“What kind of change,” I asked. She said my dad had taken a turn for the worse and his team of doctors needed to talk to me. My heart sank. I said, “ok, I’m on my way.”

When I walked into my dads hospital room there were at least 15 doctors and nurses in his room. One of the nurses was fighting with my dad to keep his oxygen mask on. He was struggling to breathe. I walked further into the room until I could see my dad clearly, and I gasped. The man in that bed was not the man I saw on Saturday. He looked like he had aged 20 years. His skin was dark and he was fighting for every breathe. There was so much commotion going on but my feet were glued to the floor. I could not move.

I continued to watch as the nurse fought with my dad. I could tell my dad wanted to say something. Finally I yelled, EVERYBODY JUST STOP!!!!! HE IS TRYING TO SAY SOMETHING!!! All movement and talking ceased immediately. My dad removed the mask. He looked the nurse square in the eyes and said, “there is nothing else you can do for me.”

My heart started racing. The tears began to well up in my eyes. And I knew I was going to cry. But I didn’t want to cry in front of my dad. I didn’t want him to see the fear I was feeling. I stepped out into the hallway and started crying. My dads Doctor came out and began to tell me that there was nothing else they could do for him. The cancer had spread throughout his body and his organs were shutting down. She said the best thing for him at this point was to transfer him to hospice care and make him as comfortable as possible. And I needed to make that decision.

I could not believe what I was hearing. I was scared and afraid and felt completely alone. I called my Aunt Rita. She came to the hospital and we hugged. She went in to see my dad. While she was talking to him, my dad and I locked eyes. He saw me crying, and the look I saw in his face will forever be etched into my memory bank. I had to make a decision and I had no idea what to do. Lots of thoughts were going through my mind. What would my dad want? Why am I in this position? What was God trying to teach me? Why did God think I could handle this? I called my dad’s sister and niece. I explained what was going on and that a decision had to be made. My aunt, without hesitation said, ‘you are there with him. You do what you feel is best.’ I did not know what to do. This was an adult decision and I did not want to be an adult. I did not want my dad to die. I wanted my mother.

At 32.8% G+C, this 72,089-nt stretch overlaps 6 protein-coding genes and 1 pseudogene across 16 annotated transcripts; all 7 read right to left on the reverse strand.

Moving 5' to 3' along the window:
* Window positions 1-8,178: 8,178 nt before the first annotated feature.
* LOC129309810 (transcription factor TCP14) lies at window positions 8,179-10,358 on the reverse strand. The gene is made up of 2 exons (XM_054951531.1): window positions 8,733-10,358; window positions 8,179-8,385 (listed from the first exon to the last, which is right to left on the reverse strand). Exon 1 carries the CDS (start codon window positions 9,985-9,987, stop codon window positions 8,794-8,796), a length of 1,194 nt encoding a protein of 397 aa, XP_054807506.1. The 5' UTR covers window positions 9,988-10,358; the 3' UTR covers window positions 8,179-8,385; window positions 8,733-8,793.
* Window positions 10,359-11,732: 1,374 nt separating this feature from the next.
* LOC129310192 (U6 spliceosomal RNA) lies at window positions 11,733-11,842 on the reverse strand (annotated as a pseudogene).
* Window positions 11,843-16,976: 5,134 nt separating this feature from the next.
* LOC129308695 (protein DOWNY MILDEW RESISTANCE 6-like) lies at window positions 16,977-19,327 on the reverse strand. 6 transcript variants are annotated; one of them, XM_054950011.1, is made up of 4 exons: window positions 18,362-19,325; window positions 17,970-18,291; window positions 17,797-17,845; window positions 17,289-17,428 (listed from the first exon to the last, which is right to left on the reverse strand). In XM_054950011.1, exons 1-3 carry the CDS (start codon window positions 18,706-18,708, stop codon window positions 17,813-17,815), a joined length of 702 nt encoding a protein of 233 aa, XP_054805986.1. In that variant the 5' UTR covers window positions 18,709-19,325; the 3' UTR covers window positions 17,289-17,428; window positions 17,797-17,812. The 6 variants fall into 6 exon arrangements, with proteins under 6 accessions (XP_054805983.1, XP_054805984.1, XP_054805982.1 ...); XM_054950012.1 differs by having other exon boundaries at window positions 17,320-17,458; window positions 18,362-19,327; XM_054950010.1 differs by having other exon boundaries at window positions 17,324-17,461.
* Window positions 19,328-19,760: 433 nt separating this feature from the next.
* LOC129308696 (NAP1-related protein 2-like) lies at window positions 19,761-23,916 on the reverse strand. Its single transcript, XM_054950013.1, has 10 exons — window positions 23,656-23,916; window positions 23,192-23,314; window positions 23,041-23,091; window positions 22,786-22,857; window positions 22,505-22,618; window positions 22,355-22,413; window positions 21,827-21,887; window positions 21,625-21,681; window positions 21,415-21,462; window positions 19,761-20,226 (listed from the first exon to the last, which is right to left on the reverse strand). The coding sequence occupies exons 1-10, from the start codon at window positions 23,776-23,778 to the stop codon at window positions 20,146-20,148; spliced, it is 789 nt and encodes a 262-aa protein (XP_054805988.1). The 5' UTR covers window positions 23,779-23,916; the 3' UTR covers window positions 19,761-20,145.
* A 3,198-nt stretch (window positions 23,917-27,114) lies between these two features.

After wrestling with what to do, I made the decision to stop all treatment and have my dad transferred to hospice care. For a little less than 72 hours I would sit and watch my dad die. I called my parents pastor to come to the church and pray. I kept watch. Monday night. Tuesday. Wednesday. On Thursday, February 9, 2012 at 8:15 am, I received the call that my dad had died. Sadly, it was also my brothers birthday. But here I was again, having to bury another parent.

Come on God!!!!! What are you doing?!image.jpeg

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About Shannon Robinson

Shannon Robinson Born and raised in Baltimore, Maryland (Go Ravens!!!), I discovered early on that I am very opinionated and passionate about my opinions. This has brought on the realization for me that I think differently from most people and it took some time for me to come to grips with that unique side of me. Writing for me is often an escape. A place I can go with my thoughts and opinions and not have to concern myself with offending anyone or not agreeing with someone. My thoughts and opinions are mine and God’s and I know that He doesn’t judge me on them. My writing is a personal journey that allows me to be transparent with self (and sometimes others) as I believe that nothing I have experienced or gone through on this journey called life was meant for me to keep to myself. Somewhere there is another woman who is experiencing or has experienced the very same things, thoughts, and feelings I have and it is my prayer that my story in some small way helps her to see that she too can come through. While at the same time giving God glory for his wondrous works. I appreciate you for stopping by and sharing in my journey as I try my absolute best to navigate it as smoothly as possible; even when I come across detours and bumps along the way. ~ Hotep